Should you buy a secondhand jet ski?

As with anything, there is no reason why you shouldn’t look for a cheaper option and a secondhand PWC might be a good bet. There are some things to consider with second-hand jet skis though.

  • Check the hours
  • Look for damage
  • Check if it is 2-stroke or 4-stroke
  • Test drive it


Checking the hours logged

There is a theory that jet skis only last for 300 hours but this isn’t a fact. Many jet skis that are rented out exceed these hours very quickly.

The average owner will take a jet ski out for around 30 hours a year so if you see an older PWC with 300 hours on and it is in good condition then the likelihood is that it has been looked after very well. A jet ski that isn’t serviced and looked after might have significant issues after much less use. While hours logged is important, if you have a history of maintenance, that will tell you a lot.


Check for damages

If you wanted a used car you would check for damage. Do the same with a PWC. This means checking for rust, signs it has sunk at some point, and damage to the underside. Scratches and small marks to the fiberglass are inevitable but major damage to the bottom is a no-no.

You can see if a jet ski has been sunk by lifting out the seats. The foam in jet skis will retain water for a very long time so if the seats are very heavy then the chances are the jet ski has been sunk at some point.


Avoid 2-strokes

2-stroke engines are bad for the environment and as they get phased out the parts for them will become harder to find. Look for a 4-stroke model.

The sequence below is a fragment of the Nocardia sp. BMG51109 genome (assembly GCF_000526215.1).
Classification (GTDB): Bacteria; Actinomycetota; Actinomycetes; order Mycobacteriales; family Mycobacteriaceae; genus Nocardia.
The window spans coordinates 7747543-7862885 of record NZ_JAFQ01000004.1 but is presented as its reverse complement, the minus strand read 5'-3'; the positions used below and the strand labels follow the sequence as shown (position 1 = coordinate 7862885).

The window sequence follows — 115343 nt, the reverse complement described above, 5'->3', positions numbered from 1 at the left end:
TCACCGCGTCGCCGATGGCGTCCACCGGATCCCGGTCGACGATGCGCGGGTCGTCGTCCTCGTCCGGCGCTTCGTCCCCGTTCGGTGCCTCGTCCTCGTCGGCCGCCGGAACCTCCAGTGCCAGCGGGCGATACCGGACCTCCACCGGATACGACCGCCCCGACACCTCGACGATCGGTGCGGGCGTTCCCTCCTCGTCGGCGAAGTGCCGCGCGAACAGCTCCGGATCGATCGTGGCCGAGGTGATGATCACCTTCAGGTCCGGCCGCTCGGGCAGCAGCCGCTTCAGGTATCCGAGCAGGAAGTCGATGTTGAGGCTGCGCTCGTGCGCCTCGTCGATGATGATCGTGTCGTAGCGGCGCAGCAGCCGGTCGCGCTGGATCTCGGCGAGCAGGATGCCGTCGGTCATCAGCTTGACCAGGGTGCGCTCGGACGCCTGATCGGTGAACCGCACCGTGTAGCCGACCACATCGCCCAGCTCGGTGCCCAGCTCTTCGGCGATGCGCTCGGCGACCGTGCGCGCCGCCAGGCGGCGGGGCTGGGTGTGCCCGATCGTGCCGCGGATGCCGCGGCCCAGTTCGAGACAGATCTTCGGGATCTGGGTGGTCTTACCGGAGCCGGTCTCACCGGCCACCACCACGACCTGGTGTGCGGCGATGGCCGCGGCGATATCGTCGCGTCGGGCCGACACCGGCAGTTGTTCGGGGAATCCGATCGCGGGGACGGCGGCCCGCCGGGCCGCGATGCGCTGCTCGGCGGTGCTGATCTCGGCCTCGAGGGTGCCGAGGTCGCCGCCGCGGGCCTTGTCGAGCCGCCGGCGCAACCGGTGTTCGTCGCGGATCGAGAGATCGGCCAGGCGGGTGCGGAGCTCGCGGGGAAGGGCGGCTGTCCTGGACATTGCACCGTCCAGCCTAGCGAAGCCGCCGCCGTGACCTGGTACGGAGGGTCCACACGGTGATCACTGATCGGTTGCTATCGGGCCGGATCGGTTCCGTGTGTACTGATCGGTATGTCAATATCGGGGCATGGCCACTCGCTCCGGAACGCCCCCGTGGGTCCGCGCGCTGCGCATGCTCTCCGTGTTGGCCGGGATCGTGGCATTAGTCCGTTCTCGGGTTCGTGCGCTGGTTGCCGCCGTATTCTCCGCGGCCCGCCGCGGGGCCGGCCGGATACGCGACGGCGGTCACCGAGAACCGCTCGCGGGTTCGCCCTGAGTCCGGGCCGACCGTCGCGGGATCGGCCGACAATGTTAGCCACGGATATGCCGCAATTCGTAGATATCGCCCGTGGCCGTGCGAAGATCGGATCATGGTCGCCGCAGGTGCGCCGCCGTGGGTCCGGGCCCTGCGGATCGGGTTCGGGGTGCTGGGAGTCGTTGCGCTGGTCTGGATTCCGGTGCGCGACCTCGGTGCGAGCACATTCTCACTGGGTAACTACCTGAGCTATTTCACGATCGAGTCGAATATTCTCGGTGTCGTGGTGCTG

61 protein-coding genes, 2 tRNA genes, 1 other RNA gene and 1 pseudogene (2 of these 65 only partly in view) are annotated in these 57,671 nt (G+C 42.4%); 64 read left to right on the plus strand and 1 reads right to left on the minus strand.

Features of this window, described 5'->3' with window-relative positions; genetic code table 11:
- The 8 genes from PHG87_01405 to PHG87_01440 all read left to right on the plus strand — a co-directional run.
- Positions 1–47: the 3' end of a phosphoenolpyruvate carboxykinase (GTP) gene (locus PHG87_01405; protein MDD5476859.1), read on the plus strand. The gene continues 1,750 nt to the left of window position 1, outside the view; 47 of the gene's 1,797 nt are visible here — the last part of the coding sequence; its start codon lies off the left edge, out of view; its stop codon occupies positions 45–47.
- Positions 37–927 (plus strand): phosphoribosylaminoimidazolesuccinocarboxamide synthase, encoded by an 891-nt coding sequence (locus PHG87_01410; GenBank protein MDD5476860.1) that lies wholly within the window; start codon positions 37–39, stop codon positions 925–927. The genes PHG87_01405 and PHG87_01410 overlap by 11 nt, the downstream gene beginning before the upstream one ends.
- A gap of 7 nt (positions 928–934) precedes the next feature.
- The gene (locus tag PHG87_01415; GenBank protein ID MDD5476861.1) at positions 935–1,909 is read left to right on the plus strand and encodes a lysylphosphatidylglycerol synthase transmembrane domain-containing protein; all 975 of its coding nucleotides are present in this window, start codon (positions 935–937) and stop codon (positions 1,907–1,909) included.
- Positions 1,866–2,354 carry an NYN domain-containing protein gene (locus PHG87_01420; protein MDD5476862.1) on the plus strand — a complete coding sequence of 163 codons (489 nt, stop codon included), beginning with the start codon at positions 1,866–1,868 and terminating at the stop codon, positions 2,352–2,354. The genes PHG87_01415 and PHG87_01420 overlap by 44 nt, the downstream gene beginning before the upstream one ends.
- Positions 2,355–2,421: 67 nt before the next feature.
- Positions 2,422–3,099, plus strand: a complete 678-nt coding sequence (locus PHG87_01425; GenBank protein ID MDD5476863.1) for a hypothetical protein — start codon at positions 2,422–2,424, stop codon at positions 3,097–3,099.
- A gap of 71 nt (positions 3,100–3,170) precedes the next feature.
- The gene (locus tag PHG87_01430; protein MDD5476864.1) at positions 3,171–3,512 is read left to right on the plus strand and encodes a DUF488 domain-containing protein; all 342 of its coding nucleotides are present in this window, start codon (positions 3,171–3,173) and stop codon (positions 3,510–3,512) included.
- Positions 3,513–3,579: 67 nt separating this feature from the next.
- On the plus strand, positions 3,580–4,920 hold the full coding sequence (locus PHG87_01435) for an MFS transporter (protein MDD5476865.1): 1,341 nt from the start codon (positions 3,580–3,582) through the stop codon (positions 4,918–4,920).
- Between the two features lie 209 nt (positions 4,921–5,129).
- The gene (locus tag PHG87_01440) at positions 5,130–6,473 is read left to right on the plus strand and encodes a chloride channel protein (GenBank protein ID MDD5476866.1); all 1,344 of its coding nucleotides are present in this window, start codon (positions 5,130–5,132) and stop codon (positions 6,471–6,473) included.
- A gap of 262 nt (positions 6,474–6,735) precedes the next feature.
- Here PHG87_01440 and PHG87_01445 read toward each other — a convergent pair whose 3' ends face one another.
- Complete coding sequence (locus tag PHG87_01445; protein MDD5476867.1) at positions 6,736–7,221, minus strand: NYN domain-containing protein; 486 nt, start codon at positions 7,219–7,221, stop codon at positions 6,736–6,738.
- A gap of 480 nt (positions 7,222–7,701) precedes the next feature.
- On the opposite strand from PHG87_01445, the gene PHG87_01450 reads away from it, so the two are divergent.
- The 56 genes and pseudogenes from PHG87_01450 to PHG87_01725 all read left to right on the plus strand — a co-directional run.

Test drive it

Again, you wouldn’t buy a car without giving it a test run and with a PWC the proof of the pudding is getting it in the water. You want to see that it runs well at full throttle. When deciding how much you should pay for a secondhand PWC you can use resources such as Kelley Blue Book.


Max DesMarais

Max DesMarais

Max DesMarais is the founder of hikingandfishing.com. He has a passion for the outdoors and making outdoor education and adventure more accessible. Max is a published author for various outdoor adventure, travel, and marketing websites. He is an experienced hiker, backpacker, fly fisherman, backcountry skier, trail runner, and spends his free time in the outdoors. These adventures allow him to test gear, learn new skills, and experience new places so that he can educate others. Max grew up hiking all around New Hampshire and New England. He became obsessed with the New Hampshire mountains, and the NH 48, where he guided hikes and trail runs in the White Mountains. Since moving out west, Max has continued climbed all of the Colorado 14ers, is always testing gear, learning skills, gaining experience, and building his endurance for outdoor sports. You can read more about his experience here: hikingandfishing/about